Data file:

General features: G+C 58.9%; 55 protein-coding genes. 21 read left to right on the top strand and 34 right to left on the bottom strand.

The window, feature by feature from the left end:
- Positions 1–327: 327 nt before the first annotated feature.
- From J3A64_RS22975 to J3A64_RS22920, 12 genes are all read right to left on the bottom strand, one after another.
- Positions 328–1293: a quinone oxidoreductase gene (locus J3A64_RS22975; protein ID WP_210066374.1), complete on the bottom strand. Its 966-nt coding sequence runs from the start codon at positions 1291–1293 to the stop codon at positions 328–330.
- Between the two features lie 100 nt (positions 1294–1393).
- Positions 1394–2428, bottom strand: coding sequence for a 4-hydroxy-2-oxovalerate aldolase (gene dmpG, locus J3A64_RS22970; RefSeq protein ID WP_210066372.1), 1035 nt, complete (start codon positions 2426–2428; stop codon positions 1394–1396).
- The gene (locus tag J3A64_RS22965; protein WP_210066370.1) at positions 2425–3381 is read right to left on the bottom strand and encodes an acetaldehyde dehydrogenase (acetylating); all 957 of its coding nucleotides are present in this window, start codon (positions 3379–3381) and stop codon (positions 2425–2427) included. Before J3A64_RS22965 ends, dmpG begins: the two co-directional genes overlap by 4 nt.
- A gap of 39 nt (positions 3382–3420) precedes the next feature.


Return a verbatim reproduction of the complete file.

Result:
General features: G+C 58.9%; 55 protein-coding genes. 21 read left to right on the top strand and 34 right to left on the bottom strand.

The window, feature by feature from the left end:
- Positions 1–327: 327 nt before the first annotated feature.
- From J3A64_RS22975 to J3A64_RS22920, 12 genes are all read right to left on the bottom strand, one after another.
- Positions 328–1293: a quinone oxidoreductase gene (locus J3A64_RS22975; protein ID WP_210066374.1), complete on the bottom strand. Its 966-nt coding sequence runs from the start codon at positions 1291–1293 to the stop codon at positions 328–330.
- Between the two features lie 100 nt (positions 1294–1393).
- Positions 1394–2428, bottom strand: coding sequence for a 4-hydroxy-2-oxovalerate aldolase (gene dmpG, locus J3A64_RS22970; RefSeq protein ID WP_210066372.1), 1035 nt, complete (start codon positions 2426–2428; stop codon positions 1394–1396).
- The gene (locus tag J3A64_RS22965; protein WP_210066370.1) at positions 2425–3381 is read right to left on the bottom strand and encodes an acetaldehyde dehydrogenase (acetylating); all 957 of its coding nucleotides are present in this window, start codon (positions 3379–3381) and stop codon (positions 2425–2427) included. Before J3A64_RS22965 ends, dmpG begins: the two co-directional genes overlap by 4 nt.
- A gap of 39 nt (positions 3382–3420) precedes the next feature.